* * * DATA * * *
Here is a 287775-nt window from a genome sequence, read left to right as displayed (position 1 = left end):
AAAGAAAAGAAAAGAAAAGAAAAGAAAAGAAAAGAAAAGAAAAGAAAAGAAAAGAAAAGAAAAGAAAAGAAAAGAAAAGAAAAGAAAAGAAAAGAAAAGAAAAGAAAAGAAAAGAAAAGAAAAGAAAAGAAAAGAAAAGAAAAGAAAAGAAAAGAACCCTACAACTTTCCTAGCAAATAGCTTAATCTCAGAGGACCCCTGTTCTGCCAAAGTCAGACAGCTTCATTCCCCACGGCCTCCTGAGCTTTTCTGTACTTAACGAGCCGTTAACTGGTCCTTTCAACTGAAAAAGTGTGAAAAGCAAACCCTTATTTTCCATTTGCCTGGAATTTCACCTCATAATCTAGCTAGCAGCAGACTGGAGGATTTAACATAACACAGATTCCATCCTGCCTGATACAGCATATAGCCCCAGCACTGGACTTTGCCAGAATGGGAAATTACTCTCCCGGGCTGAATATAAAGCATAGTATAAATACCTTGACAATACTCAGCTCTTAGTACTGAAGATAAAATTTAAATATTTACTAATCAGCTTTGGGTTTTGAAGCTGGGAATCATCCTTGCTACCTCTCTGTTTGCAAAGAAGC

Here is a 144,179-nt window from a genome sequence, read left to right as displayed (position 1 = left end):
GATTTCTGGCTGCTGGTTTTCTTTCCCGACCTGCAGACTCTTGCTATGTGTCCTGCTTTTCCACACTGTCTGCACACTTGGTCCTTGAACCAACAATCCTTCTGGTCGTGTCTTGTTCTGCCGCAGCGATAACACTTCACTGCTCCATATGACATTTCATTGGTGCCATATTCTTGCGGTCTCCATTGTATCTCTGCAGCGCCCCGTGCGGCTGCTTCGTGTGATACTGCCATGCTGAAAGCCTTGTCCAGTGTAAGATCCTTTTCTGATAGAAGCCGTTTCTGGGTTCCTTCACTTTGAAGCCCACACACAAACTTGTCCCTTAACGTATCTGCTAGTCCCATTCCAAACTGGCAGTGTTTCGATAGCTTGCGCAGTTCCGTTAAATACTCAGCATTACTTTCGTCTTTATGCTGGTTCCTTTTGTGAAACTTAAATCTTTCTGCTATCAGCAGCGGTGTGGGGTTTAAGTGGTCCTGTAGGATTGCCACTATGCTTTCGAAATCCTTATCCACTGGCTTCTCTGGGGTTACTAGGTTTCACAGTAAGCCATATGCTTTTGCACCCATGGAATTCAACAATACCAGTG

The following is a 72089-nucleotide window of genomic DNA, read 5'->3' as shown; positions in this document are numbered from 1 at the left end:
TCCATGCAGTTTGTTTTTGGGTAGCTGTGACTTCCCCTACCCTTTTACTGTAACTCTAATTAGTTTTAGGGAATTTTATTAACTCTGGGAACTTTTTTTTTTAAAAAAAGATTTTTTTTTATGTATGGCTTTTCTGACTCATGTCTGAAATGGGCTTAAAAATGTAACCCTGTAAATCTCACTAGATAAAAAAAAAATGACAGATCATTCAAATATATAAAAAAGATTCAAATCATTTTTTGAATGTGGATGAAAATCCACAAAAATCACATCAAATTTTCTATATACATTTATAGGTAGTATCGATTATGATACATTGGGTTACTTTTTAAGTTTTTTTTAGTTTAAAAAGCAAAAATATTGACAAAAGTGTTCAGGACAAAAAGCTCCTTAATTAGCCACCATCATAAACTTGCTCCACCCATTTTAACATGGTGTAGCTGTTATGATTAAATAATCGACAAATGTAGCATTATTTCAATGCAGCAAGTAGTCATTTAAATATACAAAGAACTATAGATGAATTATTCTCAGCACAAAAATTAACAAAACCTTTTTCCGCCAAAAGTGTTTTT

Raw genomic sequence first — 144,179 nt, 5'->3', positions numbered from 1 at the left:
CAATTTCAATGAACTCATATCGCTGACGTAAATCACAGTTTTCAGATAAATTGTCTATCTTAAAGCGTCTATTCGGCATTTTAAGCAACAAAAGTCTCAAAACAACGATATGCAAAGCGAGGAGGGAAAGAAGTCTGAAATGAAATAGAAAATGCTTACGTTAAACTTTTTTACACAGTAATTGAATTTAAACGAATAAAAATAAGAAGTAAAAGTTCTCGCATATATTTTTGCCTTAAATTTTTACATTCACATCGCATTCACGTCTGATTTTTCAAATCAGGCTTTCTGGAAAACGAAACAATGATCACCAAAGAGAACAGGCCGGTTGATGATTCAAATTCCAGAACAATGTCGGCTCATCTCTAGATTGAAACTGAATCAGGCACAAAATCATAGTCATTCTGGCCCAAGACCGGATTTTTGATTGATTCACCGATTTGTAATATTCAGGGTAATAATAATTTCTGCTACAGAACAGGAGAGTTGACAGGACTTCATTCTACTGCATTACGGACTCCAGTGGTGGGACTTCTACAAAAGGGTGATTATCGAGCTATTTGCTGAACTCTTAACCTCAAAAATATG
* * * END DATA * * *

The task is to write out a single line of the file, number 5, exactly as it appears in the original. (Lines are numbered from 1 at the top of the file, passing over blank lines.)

The following is a 72089-nucleotide window of genomic DNA, read 5'->3' as shown; positions in this document are numbered from 1 at the left end: